Sun Microsystems Inc. is wasting no time prepping to take advantage of any potential customer fallout from the looming battle between the SCO Group and IBM over Big Blues license for AIX, its Unix operating system.
SCO has said it will revoke IBMs license to ship AIX as it claims Big Blue has violated the terms and conditions of that license by giving its customers unauthorized access to Unix source code and for “giving away” parts of the code to the open-source community and Linux.
The 100-day notice period that SCO was contractually required to give IBM before revoking its Unix license passes this Friday.
Sun, meanwhile, is preparing to launch a campaign known as the AIX to Solaris Migration Program. The program and advertising campaign around it, due to be launched next week once SCO has announced that it is going to pull IBMs AIX license, is designed to offer concerned AIX customers a migration path to Suns Solaris version of Unix—for which it has a paid license with SCO.
“We will offer an initial consultation and evaluation assessment, which will be free. We are also looking at a shared risk migration model where we agree with the customer what a successful migration model looks like. They dont pay for it until we get there,” Larry Singer, the vice president of Suns global information office in Menlo Park, Calif., told eWEEK on Thursday.
An IBM spokeswoman told eWEEK the company believed its AIX license is “irrevocable and perpetual. We intend to try this case in the courts, and we intend to defend this vigorously,” she said.
A SCO spokesman declined to comment on what the company plans to do about IBMs AIX license once the 100-day notice period expires tomorrow.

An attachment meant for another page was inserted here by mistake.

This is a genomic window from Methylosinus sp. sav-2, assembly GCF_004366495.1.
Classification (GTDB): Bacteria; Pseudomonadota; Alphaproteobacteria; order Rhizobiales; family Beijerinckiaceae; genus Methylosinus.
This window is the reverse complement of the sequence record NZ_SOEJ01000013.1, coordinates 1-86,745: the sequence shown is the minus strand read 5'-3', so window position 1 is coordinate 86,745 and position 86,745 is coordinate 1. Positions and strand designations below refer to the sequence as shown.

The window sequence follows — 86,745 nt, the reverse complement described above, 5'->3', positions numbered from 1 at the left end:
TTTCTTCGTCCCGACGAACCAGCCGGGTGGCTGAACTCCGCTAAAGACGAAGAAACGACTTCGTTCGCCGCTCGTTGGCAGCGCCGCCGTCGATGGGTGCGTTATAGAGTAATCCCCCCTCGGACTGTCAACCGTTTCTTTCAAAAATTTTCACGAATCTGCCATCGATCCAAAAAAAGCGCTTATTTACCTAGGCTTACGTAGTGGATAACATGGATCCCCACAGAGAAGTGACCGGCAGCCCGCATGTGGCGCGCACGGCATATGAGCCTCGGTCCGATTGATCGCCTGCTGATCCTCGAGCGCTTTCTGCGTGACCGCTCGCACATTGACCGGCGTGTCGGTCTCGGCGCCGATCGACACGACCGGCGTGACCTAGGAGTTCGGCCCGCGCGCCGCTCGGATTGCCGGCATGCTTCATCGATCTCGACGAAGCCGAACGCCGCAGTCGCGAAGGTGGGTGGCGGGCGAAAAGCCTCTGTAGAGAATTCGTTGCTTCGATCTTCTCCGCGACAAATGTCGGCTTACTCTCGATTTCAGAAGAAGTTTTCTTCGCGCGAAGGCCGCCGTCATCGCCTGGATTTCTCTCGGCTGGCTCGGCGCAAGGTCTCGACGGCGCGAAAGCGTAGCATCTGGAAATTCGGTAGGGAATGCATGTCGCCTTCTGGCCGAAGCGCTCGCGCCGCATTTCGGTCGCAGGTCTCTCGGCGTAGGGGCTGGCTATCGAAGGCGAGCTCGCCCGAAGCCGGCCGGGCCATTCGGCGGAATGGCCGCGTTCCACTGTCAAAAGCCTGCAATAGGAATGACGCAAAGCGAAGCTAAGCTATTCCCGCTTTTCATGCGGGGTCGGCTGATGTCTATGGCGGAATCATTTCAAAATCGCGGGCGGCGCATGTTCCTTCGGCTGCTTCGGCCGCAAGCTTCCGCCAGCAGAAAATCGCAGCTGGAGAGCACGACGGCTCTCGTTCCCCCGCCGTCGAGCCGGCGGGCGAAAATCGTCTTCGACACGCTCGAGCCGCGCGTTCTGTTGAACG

Suns Singer said that customers who invested in Unix made a long-term and strategic commitment to the platform and that some are nervous and concerned about what the possible implications of the SCO/IBM battle could mean for them around both AIX and Linux.
“We are not going to be terribly aggressive about targeting AIX customers who may be getting anxious, but we intend to remind them that our commitment to Unix is rock solid and that we will be here for those customers committed to Unix or to those considering new implementations,” he said.
Sun has long had a Unix migration practice in its professional services division, dealing with product end-of-life migrations or those based on product uncertainty going forward, he said.
“As company lawyers, general counsel and others start raising caution about the use of AIX and even Linux going forward, we plan to be here with our Unix solutions and commitment,” he said.
There are two components existing AIX customers might want to consider before moving to Solaris, Singer said. The first part involves migration, which is relatively uncomplicated if the software package running on the AIX platform is also certified for Solaris as this mostly involves modifications to data connections and interfaces.
But where the customer has custom-built applications and a port is involved, the level of complexity depends on the layer to which it has been written. “Hopefully people have been wise enough to write to the J2EE layer as then it becomes really easy to make the port. When you begin writing to the operating system layer, there are then more things you have to take care of,” he said.
Sun is also going to offer to deliver a customer-ready system to migrators. This involves a free assessment and then, while the customer continues to run its AIX platform, Sun will work with partners in its iForce centers to move this over quickly once the conversion is done.
“We are also hoping that we can do this as an operating system expense for some customers rather than as a capital expense activity. With the financing options we offer, we can offer a pretty smooth transition without a big capital bump,” Singer said.
Sun is not worried about AIX customers moving to Microsofts Windows platform. “I am sure that those customers will have played with Windows in their datacenters before and that, by moving to Unix, made a decision not to bring it in.
“There are security, reliability and lock-in issues around Windows. People went with Unix and are so intrigued by Linux because they have alternatives and options. There are more than one Unix and Linux distribution,” he said.